Agency Urges Google to Allow Third Party Ad Verification Inside Its Walled Garden

As a follow up to its study which found up to $16.4 billion could be lost to ad fraud in 2017, 

The&Partnership is, well, basically demanding that Google, Facebook, et al open up their walled gardens and allow inside third party purveyors of ad verification solutions such as Adloox, a company The&Partnership partnered with for the study.

The&Partnership argues ad spend lost to ad fraud could be reduced to single digits if only the giants would allow in solutions such as Adlooz. Currently the big boys don't allow in third party solutions of this type.

Arguing for a doorway into the walled garden, The&Partnership Founder Johnny Hornby said, "Without this, not only are these platforms denying our clients the clean, brand-safe environments they quite rightly demand - but
advertisers also lack full transparency and visibility in terms of the money they are losing to fraudulent advertising and advertising that never gets seen. If Google wants to see advertisers returning to YouTube in significant numbers. it is going to have to move quickly."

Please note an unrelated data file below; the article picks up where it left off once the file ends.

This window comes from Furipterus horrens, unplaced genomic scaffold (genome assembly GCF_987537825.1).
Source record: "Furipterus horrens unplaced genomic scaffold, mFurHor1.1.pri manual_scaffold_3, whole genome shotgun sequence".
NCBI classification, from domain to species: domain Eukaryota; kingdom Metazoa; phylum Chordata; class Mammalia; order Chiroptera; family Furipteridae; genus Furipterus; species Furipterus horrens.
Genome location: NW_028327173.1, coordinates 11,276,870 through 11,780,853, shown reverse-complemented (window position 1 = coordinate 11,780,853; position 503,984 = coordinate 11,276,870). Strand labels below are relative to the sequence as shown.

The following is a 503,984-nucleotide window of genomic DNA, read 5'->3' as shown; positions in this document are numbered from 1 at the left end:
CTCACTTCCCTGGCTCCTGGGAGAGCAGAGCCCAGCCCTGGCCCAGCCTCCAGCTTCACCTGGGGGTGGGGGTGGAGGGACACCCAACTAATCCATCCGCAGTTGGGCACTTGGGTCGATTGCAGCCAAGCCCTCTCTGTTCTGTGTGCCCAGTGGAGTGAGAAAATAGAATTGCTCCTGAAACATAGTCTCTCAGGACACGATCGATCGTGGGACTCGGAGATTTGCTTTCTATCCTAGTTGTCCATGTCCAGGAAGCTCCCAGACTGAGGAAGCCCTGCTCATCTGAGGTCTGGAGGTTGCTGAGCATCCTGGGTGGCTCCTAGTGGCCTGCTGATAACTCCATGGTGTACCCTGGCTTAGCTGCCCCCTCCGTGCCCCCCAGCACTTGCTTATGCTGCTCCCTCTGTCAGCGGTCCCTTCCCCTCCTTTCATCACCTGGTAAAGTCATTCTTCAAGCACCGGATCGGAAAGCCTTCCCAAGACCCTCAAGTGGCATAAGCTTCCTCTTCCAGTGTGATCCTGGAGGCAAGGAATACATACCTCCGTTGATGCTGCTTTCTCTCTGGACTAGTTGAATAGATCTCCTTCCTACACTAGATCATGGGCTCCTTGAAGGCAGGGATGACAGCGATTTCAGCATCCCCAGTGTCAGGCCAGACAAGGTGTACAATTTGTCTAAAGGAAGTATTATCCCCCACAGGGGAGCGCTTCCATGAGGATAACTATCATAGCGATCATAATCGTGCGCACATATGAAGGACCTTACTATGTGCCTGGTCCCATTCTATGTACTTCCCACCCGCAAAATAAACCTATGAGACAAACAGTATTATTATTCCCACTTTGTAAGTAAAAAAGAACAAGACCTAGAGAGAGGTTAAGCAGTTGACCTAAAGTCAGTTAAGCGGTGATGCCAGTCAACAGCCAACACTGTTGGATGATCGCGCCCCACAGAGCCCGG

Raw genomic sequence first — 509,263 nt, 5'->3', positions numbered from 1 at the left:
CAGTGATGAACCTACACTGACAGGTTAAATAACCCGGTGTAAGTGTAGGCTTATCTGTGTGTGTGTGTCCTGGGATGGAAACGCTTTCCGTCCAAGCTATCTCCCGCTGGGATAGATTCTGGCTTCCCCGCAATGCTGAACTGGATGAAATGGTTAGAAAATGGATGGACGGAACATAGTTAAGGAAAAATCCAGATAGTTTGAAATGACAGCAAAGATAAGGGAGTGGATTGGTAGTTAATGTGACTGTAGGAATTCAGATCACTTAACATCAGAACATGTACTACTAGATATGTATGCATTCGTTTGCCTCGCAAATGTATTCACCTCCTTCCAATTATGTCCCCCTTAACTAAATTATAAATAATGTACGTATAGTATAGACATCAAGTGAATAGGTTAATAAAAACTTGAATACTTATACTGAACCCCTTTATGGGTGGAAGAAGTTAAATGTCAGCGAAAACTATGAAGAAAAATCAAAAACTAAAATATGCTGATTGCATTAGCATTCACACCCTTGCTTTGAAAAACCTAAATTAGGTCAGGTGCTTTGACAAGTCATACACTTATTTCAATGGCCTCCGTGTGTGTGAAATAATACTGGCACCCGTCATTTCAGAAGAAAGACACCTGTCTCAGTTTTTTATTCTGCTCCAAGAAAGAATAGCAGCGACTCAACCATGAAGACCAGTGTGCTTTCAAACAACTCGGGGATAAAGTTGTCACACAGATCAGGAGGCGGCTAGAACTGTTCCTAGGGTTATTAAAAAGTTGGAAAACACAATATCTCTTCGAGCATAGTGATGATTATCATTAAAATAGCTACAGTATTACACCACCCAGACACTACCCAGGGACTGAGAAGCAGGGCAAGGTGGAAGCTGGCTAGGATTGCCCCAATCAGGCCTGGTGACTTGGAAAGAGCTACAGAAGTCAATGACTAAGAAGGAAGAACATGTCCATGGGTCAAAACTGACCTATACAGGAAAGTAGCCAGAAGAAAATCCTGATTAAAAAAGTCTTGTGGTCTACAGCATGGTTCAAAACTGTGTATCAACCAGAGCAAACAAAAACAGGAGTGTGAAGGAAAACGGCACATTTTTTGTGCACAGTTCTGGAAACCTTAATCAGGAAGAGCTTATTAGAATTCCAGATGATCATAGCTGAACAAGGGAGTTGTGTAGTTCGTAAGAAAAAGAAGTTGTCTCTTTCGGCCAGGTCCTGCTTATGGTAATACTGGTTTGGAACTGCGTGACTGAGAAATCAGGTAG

Hornby suggests Google needs to do two things, "Firstly, Google needs to stop marking its own homework, fully opening up its walled gardens to independent, specialist ad verification software, to give brands
the visibility and transparency they deserve. Secondly, Google will need to start looking at brand safety from completely the other end of the telescope. Instead of allowing huge volumes of content to become ad-enabled every minute, and then endeavoring to convince advertisers that the dangerous and offensive content among it will be found and weeded out, it should be presenting advertisers only with advertising opportunities that have already been pre-vetted and found to be 100% safe."

Does anyone think Google is actually going to allow this? Of course, they could just buy Adloox and then there might be some actual headway.




1 comment about "Agency Urges Google to Allow Third Party Ad Verification Inside Its Walled Garden ".
Check to receive email when comments are posted.
  1. Jonathan Hutter from Northern Light Health, March 28, 2017 at 10:29 a.m.

    This reminds me of some types of social activism, often seen in the New York City construction industry.

    It went like this: A social-justice organization, or organizer, would choose a construction site, and place picket lines there, accusing the builder, contractor, or union, of discriminatory practices in hiring. They would disrupt the construction and create quite a scene, costing the builder money. After negotiation, these picket lines could be made to go away, if some people were hired, and a nice payment was also made to the organizer. 

Next story loading loading..